This Report summarizes the results of the activities of the LHC Higgs Cross Section Working Group in the period 2014-2016. The main goal of the working group was to present the state-of-the-art of Higgs physics at the LHC, integrating all new results that have appeared in the last few years. The first part compiles the most up-to-date predictions of Higgs boson production cross sections and decay branching ratios, parton distribution functions, and off-shell Higgs boson production and interference effects. Read More

Small-$x$ logarithmic enhancements arising from high-energy gluon emissions affect both the evolution of collinearly-factorized parton densities and partonic coefficient functions. With the higher collider energy reached by the LHC, the prospect of a future high-energy collider, and the recent deep-inelastic scattering (DIS) results at small-$x$ from HERA, providing phenomenological tools for performing small-$x$ resummation has become of great relevance. In this paper we discuss a framework to perform small-$x$ resummation for both parton evolution and partonic coefficient functions and we describe its implementation in a computer code named High-Energy Large Logarithms (HELL). Read More

We apply the leading-log high-energy resummation technique recently derived by some of us to the transverse momentum (pt) distribution for production of a Higgs boson in gluon fusion. We use our results to obtain information on mass-dependent corrections to this observable, which is only known at leading order when exact mass dependence is included. In the low pt region we discuss the all-order exponentiation of collinear bottom mass logarithms. Read More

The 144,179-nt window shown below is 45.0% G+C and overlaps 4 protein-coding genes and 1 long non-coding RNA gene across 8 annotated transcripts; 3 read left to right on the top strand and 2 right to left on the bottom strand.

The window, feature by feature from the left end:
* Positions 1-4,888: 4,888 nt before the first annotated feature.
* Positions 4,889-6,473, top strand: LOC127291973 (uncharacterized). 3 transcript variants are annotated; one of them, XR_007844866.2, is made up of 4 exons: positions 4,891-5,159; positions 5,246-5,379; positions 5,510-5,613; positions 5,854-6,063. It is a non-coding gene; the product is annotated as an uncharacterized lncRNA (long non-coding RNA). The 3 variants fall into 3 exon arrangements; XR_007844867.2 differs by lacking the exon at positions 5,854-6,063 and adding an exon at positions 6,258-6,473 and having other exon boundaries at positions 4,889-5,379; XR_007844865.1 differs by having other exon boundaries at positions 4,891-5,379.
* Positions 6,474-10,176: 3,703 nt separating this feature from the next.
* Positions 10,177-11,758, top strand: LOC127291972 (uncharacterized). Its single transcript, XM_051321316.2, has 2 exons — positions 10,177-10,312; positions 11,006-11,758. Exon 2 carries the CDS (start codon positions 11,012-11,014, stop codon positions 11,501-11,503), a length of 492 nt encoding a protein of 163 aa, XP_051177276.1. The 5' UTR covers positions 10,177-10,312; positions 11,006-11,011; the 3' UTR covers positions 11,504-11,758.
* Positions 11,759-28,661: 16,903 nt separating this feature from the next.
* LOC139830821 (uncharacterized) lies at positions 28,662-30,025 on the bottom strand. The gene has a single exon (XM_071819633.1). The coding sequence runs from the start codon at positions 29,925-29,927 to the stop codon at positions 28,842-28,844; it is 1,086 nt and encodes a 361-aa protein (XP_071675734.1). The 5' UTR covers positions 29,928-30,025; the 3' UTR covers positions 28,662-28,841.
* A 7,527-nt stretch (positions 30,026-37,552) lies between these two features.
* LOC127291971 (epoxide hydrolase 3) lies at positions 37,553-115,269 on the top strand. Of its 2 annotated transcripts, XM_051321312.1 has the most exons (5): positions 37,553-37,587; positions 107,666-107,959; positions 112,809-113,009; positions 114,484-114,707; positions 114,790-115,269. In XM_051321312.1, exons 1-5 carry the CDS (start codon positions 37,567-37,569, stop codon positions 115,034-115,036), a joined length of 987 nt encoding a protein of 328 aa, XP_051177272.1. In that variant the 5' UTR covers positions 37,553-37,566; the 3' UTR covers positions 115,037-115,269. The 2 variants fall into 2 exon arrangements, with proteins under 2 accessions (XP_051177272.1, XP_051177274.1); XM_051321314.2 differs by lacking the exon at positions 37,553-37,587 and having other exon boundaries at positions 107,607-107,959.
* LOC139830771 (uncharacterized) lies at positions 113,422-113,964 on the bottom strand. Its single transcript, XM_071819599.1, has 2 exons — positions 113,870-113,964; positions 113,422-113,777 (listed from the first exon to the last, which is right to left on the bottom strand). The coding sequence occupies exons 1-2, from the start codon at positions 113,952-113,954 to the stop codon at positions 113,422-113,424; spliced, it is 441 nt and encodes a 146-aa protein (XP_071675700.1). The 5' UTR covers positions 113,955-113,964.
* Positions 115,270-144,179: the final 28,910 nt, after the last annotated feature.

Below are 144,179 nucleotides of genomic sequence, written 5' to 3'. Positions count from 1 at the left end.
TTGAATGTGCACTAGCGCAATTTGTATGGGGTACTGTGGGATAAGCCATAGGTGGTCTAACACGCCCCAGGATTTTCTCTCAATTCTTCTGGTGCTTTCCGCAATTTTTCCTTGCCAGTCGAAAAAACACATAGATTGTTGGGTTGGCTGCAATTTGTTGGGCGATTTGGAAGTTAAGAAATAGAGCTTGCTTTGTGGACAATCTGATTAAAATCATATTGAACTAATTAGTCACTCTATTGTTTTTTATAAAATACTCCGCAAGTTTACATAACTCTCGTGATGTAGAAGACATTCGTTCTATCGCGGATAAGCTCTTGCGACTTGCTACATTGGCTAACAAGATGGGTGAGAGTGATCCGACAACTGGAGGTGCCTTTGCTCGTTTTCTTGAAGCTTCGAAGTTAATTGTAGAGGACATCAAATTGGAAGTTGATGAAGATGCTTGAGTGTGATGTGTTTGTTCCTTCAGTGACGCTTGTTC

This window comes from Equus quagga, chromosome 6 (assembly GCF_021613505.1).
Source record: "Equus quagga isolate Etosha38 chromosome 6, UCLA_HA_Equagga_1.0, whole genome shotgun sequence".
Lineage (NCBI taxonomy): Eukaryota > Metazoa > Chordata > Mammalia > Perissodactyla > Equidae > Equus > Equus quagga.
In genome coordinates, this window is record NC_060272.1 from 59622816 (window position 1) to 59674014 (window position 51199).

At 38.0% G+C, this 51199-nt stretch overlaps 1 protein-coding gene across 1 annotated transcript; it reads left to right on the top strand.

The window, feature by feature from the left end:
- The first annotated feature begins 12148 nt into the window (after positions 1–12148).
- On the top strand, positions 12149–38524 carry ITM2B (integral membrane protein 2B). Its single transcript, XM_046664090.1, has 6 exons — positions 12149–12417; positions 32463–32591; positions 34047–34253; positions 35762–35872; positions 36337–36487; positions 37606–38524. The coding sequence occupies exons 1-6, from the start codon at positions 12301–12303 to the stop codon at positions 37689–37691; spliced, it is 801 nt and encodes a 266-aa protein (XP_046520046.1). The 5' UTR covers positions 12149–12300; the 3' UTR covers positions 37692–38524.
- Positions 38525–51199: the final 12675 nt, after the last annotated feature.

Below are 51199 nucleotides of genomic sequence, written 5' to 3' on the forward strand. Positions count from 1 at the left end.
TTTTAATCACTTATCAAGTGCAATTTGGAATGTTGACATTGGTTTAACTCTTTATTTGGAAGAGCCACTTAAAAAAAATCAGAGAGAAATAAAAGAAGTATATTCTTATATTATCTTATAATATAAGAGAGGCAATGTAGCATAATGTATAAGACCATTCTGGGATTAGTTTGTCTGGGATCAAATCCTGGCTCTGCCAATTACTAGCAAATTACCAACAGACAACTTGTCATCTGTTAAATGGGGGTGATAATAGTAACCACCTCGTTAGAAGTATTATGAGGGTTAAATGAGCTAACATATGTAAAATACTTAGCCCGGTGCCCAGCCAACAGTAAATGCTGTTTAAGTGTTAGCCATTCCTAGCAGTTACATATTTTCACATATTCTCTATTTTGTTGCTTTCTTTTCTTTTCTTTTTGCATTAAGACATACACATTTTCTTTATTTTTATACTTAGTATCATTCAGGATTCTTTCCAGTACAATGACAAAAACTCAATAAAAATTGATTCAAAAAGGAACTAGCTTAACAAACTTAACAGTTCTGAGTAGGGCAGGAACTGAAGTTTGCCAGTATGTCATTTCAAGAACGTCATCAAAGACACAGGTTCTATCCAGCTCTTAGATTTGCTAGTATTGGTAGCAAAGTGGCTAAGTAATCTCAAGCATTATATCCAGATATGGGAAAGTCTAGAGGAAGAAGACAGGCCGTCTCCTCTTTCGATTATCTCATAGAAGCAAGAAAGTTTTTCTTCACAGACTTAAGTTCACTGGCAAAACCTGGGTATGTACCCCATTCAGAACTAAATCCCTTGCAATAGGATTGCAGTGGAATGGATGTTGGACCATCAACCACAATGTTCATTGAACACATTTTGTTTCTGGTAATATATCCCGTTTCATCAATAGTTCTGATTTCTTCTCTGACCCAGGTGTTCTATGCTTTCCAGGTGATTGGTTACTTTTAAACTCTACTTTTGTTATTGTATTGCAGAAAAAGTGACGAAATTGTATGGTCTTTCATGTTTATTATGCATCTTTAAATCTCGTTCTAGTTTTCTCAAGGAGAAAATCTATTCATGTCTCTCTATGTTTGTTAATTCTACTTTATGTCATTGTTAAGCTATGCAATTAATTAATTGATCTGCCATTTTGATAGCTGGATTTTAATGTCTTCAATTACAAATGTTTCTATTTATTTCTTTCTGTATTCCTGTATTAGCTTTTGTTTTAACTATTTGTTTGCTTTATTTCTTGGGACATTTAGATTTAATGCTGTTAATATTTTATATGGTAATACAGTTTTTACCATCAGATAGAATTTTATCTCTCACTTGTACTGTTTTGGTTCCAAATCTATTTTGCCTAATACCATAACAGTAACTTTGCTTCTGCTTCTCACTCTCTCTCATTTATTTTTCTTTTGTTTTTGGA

We consider the inclusive production of a Higgs boson in gluon-fusion and we study the impact of threshold resummation at next-to-next-to-next-to-leading logarithmic accuracy (N$^3$LL) on the recently computed fixed-order prediction at next-to-next-to-next-to-leading order (N$^3$LO). We propose a conservative, yet robust way of estimating the perturbative uncertainty from missing higher (fixed- or logarithmic-) orders. We compare our results with two other different methods of estimating the uncertainty from missing higher orders: the Cacciari-Houdeau Bayesian approach to theory errors, and the use of algorithms to accelerate the convergence of the perturbative series. Read More